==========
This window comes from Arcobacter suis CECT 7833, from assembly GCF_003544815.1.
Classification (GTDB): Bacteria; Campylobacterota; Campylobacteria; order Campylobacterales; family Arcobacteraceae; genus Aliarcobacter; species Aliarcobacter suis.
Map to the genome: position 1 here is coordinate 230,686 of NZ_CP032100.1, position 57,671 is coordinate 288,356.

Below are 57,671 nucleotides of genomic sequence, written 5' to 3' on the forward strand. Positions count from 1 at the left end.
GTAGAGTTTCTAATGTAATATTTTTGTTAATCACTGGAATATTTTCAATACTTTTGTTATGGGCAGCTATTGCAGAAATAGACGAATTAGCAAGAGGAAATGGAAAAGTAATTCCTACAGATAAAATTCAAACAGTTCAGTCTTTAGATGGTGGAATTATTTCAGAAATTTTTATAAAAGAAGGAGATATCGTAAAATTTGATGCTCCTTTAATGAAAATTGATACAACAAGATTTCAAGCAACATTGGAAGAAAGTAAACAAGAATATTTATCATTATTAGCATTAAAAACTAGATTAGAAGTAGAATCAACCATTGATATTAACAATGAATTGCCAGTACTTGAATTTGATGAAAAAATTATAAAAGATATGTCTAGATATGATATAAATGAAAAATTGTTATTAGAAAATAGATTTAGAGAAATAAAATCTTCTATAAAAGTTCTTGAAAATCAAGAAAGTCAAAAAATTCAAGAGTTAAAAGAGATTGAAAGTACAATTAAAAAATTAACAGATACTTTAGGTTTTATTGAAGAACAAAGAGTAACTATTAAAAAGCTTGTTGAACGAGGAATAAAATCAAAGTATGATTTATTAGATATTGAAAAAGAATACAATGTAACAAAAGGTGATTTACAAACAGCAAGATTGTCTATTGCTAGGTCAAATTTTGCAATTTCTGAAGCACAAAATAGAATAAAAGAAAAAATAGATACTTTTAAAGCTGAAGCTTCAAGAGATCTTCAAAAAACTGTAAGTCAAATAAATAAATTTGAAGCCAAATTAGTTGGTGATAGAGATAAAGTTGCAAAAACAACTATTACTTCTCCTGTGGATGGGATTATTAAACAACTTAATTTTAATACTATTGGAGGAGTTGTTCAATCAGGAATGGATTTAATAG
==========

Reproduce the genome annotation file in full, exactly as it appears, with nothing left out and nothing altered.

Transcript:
This window comes from Arcobacter suis CECT 7833, from assembly GCF_003544815.1.
Classification (GTDB): Bacteria; Campylobacterota; Campylobacteria; order Campylobacterales; family Arcobacteraceae; genus Aliarcobacter; species Aliarcobacter suis.
Map to the genome: position 1 here is coordinate 230,686 of NZ_CP032100.1, position 57,671 is coordinate 288,356.

Below are 57,671 nucleotides of genomic sequence, written 5' to 3' on the forward strand. Positions count from 1 at the left end.
GTAGAGTTTCTAATGTAATATTTTTGTTAATCACTGGAATATTTTCAATACTTTTGTTATGGGCAGCTATTGCAGAAATAGACGAATTAGCAAGAGGAAATGGAAAAGTAATTCCTACAGATAAAATTCAAACAGTTCAGTCTTTAGATGGTGGAATTATTTCAGAAATTTTTATAAAAGAAGGAGATATCGTAAAATTTGATGCTCCTTTAATGAAAATTGATACAACAAGATTTCAAGCAACATTGGAAGAAAGTAAACAAGAATATTTATCATTATTAGCATTAAAAACTAGATTAGAAGTAGAATCAACCATTGATATTAACAATGAATTGCCAGTACTTGAATTTGATGAAAAAATTATAAAAGATATGTCTAGATATGATATAAATGAAAAATTGTTATTAGAAAATAGATTTAGAGAAATAAAATCTTCTATAAAAGTTCTTGAAAATCAAGAAAGTCAAAAAATTCAAGAGTTAAAAGAGATTGAAAGTACAATTAAAAAATTAACAGATACTTTAGGTTTTATTGAAGAACAAAGAGTAACTATTAAAAAGCTTGTTGAACGAGGAATAAAATCAAAGTATGATTTATTAGATATTGAAAAAGAATACAATGTAACAAAAGGTGATTTACAAACAGCAAGATTGTCTATTGCTAGGTCAAATTTTGCAATTTCTGAAGCACAAAATAGAATAAAAGAAAAAATAGATACTTTTAAAGCTGAAGCTTCAAGAGATCTTCAAAAAACTGTAAGTCAAATAAATAAATTTGAAGCCAAATTAGTTGGTGATAGAGATAAAGTTGCAAAAACAACTATTACTTCTCCTGTGGATGGGATTATTAAACAACTTAATTTTAATACTATTGGAGGAGTTGTTCAATCAGGAATGGATTTAATAG